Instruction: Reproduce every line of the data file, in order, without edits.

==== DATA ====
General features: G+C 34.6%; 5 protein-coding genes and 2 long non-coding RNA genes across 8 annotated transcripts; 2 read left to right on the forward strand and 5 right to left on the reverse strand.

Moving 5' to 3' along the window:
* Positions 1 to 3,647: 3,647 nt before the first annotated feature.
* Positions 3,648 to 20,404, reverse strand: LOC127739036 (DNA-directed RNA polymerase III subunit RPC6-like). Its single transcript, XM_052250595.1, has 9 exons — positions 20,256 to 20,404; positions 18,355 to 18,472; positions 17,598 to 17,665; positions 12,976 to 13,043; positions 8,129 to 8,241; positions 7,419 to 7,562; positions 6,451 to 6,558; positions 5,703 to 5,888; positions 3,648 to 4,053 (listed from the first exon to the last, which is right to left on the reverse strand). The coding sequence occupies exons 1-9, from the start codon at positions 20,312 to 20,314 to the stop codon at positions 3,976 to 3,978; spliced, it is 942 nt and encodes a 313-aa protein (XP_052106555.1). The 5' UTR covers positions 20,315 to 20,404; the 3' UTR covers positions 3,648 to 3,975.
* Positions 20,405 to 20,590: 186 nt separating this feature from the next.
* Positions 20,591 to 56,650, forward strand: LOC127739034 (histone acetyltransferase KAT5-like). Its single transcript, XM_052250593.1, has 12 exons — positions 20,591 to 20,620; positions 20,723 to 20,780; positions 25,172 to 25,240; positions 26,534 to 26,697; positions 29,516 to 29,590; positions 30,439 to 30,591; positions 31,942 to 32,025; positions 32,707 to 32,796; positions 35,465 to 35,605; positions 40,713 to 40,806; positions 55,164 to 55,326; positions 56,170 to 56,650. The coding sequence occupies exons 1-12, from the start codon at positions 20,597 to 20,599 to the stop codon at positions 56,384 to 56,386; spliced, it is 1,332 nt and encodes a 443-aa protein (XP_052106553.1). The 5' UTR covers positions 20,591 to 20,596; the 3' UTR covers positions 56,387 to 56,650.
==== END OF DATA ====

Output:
General features: G+C 34.6%; 5 protein-coding genes and 2 long non-coding RNA genes across 8 annotated transcripts; 2 read left to right on the forward strand and 5 right to left on the reverse strand.

Moving 5' to 3' along the window:
* Positions 1 to 3,647: 3,647 nt before the first annotated feature.
* Positions 3,648 to 20,404, reverse strand: LOC127739036 (DNA-directed RNA polymerase III subunit RPC6-like). Its single transcript, XM_052250595.1, has 9 exons — positions 20,256 to 20,404; positions 18,355 to 18,472; positions 17,598 to 17,665; positions 12,976 to 13,043; positions 8,129 to 8,241; positions 7,419 to 7,562; positions 6,451 to 6,558; positions 5,703 to 5,888; positions 3,648 to 4,053 (listed from the first exon to the last, which is right to left on the reverse strand). The coding sequence occupies exons 1-9, from the start codon at positions 20,312 to 20,314 to the stop codon at positions 3,976 to 3,978; spliced, it is 942 nt and encodes a 313-aa protein (XP_052106555.1). The 5' UTR covers positions 20,315 to 20,404; the 3' UTR covers positions 3,648 to 3,975.
* Positions 20,405 to 20,590: 186 nt separating this feature from the next.
* Positions 20,591 to 56,650, forward strand: LOC127739034 (histone acetyltransferase KAT5-like). Its single transcript, XM_052250593.1, has 12 exons — positions 20,591 to 20,620; positions 20,723 to 20,780; positions 25,172 to 25,240; positions 26,534 to 26,697; positions 29,516 to 29,590; positions 30,439 to 30,591; positions 31,942 to 32,025; positions 32,707 to 32,796; positions 35,465 to 35,605; positions 40,713 to 40,806; positions 55,164 to 55,326; positions 56,170 to 56,650. The coding sequence occupies exons 1-12, from the start codon at positions 20,597 to 20,599 to the stop codon at positions 56,384 to 56,386; spliced, it is 1,332 nt and encodes a 443-aa protein (XP_052106553.1). The 5' UTR covers positions 20,591 to 20,596; the 3' UTR covers positions 56,387 to 56,650.